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This article in SSSAJ

  1. Vol. 60 No. 5, p. 1583-1588
    Received: Jan 23, 1995

    * Corresponding author(s): ans3@psu.edu
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Reaction in Soil of Phosphorus Released from Poultry Litter

  1. J. Stephen Robinson and
  2. Andrew N. Sharpley 
  1. Dep. of Soil Science, Univ. of Reading, Whiteknights, Reading, RG6 2DW, England
    USDA-ARS, Pasture Systems and Watershed Management Research Lab., Curtin Road, University Park, PA 16802-3702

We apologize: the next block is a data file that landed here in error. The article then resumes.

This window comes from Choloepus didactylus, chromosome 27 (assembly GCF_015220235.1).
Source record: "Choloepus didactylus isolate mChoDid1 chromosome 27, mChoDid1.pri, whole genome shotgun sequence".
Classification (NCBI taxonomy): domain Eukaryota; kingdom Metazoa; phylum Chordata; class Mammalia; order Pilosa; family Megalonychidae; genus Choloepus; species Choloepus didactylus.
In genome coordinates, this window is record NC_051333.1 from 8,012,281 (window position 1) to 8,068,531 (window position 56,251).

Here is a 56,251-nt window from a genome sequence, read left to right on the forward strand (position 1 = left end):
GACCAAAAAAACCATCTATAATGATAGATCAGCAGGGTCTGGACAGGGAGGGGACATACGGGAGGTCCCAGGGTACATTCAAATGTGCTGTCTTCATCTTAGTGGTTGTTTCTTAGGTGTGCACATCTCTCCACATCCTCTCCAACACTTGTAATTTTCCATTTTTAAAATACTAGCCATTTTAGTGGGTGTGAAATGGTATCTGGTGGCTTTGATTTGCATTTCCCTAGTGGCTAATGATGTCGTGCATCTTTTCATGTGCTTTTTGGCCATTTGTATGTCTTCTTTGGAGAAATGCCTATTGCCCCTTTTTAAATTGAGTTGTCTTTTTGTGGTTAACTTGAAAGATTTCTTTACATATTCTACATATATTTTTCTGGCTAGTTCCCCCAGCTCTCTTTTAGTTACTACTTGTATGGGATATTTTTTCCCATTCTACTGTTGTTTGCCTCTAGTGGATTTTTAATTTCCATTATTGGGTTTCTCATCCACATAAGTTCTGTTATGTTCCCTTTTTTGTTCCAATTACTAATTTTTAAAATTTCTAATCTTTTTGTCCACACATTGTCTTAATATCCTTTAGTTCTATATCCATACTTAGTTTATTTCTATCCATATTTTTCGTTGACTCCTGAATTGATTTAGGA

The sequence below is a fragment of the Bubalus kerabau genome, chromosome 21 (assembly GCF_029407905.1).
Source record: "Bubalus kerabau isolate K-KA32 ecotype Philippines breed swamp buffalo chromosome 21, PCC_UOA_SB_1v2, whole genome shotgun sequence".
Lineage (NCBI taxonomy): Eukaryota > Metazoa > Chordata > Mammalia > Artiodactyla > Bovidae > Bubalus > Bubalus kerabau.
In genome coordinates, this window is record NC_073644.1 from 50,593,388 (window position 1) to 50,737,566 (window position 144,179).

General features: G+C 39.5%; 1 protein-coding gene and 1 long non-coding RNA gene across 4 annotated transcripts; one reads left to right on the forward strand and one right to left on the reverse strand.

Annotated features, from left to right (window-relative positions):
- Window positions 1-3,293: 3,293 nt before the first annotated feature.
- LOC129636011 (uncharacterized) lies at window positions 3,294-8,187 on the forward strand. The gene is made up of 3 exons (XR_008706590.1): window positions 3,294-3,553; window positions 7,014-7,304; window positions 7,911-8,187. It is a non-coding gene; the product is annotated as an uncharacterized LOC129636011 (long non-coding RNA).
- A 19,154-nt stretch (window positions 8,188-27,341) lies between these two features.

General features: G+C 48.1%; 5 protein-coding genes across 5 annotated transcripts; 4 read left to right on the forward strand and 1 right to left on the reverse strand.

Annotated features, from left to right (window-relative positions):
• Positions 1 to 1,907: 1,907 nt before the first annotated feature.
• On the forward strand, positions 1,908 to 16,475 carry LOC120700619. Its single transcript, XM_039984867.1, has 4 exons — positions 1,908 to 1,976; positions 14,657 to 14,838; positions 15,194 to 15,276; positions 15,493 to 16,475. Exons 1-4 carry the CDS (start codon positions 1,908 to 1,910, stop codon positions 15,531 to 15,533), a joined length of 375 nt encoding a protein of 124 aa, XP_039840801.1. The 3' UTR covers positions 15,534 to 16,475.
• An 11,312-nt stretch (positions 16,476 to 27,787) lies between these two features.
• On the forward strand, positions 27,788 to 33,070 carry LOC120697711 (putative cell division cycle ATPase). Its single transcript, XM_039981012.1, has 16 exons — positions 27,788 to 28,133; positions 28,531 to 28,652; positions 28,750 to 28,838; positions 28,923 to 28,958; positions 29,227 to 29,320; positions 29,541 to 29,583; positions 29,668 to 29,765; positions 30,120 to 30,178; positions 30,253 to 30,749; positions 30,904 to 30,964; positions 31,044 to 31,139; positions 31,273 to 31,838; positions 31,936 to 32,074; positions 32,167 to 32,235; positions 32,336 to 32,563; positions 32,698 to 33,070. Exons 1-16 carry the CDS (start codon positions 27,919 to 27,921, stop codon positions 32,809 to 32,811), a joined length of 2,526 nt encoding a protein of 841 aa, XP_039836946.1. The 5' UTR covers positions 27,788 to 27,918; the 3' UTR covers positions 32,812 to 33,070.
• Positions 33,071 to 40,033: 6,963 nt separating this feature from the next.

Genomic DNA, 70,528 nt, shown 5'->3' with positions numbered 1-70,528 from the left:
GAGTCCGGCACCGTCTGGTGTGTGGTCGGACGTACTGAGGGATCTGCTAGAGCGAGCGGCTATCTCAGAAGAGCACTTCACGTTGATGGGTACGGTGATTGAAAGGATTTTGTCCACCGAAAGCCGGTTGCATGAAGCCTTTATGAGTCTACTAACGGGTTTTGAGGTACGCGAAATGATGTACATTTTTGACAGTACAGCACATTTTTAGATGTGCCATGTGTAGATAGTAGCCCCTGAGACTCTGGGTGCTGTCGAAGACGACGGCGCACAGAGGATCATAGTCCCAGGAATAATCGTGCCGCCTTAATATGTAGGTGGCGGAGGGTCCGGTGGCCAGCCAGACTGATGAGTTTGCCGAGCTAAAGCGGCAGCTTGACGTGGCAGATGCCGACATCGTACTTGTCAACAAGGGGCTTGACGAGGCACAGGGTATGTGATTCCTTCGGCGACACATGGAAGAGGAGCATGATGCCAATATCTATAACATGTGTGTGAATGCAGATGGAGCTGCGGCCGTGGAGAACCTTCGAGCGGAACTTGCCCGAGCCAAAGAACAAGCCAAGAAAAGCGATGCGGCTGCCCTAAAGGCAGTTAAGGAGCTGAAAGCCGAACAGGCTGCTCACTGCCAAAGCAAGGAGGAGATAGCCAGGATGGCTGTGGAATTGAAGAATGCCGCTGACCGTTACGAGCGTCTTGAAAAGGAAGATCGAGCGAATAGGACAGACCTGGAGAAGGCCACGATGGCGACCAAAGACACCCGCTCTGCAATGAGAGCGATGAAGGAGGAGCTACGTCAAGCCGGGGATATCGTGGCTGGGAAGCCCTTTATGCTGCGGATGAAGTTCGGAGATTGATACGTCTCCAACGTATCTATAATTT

Poultry production generates large amounts of litter or manure, which can be a valuable source of P for crops. However, litter application rates are usually based on data for mineral P fertilizer recommendations. In order to determine if this is agronomically and environmentally sound, the availability, fractions, and sorptivity of P from poultry litter or KH2PO4 were determined in six Oklahoma soils following incubation for up to 28 d. An average 50% more P from KH2PO4-treated (78 mg kg−1) than from leachate-treated soils (52 mg kg−1) was bioavailable, as determined by extraction with Fe-oxide-impregnated paper strips, after 28-d incubations. Conversely, more NaHCO3-extractable P was found in leachate-treated (66 mg kg−1) than KH2PO4-treated soils (42 mg kg−1). Calculated from Langmuir isotherms, P sorption maxima averaged 548 mg kg−1 for leachate-treated and 304 mg kg−1 for KH2PO4-treated soils, while binding energies averaged 0.527 and 0.456 L mg−1, respectively. The higher P sorption maxima and binding energies of leachate-treated soils may result from the formation of Ca-P complexes, given the increased Ca content of these soils. The different reaction in soil of P added as poultry litter leachate to that added as KH2PO4, indicates manure application rates should be based on soil tests that are sensitive to P source-dependent sorption characteristics and/or manure trials, and not just on mineral fertilizer trials.

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